When American marathoner Allie Kieffer crossed the finish line at the 2018 New York City Marathon on Nov. 4, securing her second consecutive top-10 finish in the famed road race, she showed that her distinctive training methods — emphasizing strength training in a sport dominated by rail-thin athletes — could pay off against the world’s best distance runners. A timely new study conducted at Ithaca College aims to demonstrate why hitting the weights like Kieffer does can make a difference for endurance athletes.
The study is led by Dave Diggin, an assistant professor in the Department of Exercise and Sport Sciences at the college’s School of Health Sciences and Human Performance. According to Diggin, existing research shows that strength training improves athletes’ running economy, meaning they use energy more efficiently, but little research shows why that occurs. Figuring that out could allow trainers to develop strength-training plans better tailored to the needs of distance runners. It could also help convince more endurance athletes of the benefits of strength training, which some runners still think might slow them down by causing weight gain.
“There are going to be benefits to doing strength work,” said Diggin. “We’re trying to provide the reason why, so that athletes become a little bit clearer on what’s happening behind the scenes and how to go about it.”
A group of 15 runners began participating in the first round of the study in September. After some baseline testing, half of the runners continued their normal training, while the other half began a strength-training regimen in the college’s Robert R. Colbert Sr. Wellness Clinic. The training emphasizes lower limb stability, hip strength and lower body strength, incorporating exercises like split squats and Romanian dead lifts. Participants are guided through the training by exercise science students Maddie McElfresh ’19 and Mark Rotondi, M.S. ’22, a certified strength and conditioning specialist.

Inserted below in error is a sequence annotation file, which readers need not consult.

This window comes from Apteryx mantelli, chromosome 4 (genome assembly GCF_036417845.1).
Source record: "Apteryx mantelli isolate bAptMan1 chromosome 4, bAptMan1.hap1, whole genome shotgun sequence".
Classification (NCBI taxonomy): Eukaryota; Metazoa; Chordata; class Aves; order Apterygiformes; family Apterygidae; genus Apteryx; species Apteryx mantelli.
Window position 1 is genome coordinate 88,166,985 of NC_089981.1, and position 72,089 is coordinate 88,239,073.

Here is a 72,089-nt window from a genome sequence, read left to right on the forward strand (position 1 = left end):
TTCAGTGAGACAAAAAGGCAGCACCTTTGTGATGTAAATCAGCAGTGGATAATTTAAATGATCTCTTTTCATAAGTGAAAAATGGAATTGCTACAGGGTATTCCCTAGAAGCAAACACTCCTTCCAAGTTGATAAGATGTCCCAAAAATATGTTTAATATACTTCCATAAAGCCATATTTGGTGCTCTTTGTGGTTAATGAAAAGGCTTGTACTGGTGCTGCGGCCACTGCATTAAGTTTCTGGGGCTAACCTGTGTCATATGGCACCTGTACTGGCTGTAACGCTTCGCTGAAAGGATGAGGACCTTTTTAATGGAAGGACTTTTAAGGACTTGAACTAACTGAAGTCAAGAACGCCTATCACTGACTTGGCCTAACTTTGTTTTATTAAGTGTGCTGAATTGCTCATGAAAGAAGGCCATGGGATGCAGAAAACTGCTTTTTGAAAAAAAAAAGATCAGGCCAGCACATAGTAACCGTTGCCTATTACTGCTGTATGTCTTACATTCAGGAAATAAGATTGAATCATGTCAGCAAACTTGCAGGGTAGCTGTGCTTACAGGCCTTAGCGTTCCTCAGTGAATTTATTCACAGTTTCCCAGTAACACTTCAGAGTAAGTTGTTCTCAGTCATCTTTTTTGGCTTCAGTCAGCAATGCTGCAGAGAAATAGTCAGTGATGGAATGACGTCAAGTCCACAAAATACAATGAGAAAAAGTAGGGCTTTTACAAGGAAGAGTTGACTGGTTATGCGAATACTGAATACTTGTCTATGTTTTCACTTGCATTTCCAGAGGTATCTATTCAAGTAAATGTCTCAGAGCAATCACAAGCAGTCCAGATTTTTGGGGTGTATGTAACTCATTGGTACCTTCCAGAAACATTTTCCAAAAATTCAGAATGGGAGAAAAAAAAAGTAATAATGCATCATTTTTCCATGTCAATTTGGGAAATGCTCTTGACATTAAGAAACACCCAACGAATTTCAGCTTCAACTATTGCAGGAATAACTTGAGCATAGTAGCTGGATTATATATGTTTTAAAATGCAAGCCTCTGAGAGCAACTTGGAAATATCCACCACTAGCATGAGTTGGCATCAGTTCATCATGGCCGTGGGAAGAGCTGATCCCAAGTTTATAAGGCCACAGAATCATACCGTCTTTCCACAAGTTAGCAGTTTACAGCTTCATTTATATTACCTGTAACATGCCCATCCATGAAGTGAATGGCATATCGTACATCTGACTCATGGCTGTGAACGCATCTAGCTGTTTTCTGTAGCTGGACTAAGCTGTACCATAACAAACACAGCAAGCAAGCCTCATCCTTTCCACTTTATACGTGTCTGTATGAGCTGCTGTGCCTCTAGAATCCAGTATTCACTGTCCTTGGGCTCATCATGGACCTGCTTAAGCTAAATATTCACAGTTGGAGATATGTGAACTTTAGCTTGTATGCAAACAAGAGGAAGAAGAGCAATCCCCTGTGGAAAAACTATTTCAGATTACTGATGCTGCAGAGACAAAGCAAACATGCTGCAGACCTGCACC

After 10 weeks, Diggin and his students administer more testing to see what’s changed. One of the tests measures the spring-like capabilities of runners’ legs to see whether they’re becoming more elastic. Another, known as a GXT test, puts runners on a treadmill to measure how efficiently their bodies use oxygen. Blood samples are also taken to test runners’ lactate thresholds.
In addition to providing data for the study, the testing also gives the athletes themselves valuable information to benefit their running. “A big part of what the athletes want when they come in is their training zones, which are unique and specific to them, so that it takes the guesswork out of their training,” he said.
Many of the athletes completing the strength-training plan have already reported improvements in their running, such as faster times in speed workouts.
“It’s important to show distance athletes that they really should strength train and get rid of the stigma that strength training might hinder their performance,” said McElfresh.
Diggin hopes to work with a second group of runners in the spring before analyzing the data and reporting the results of the study.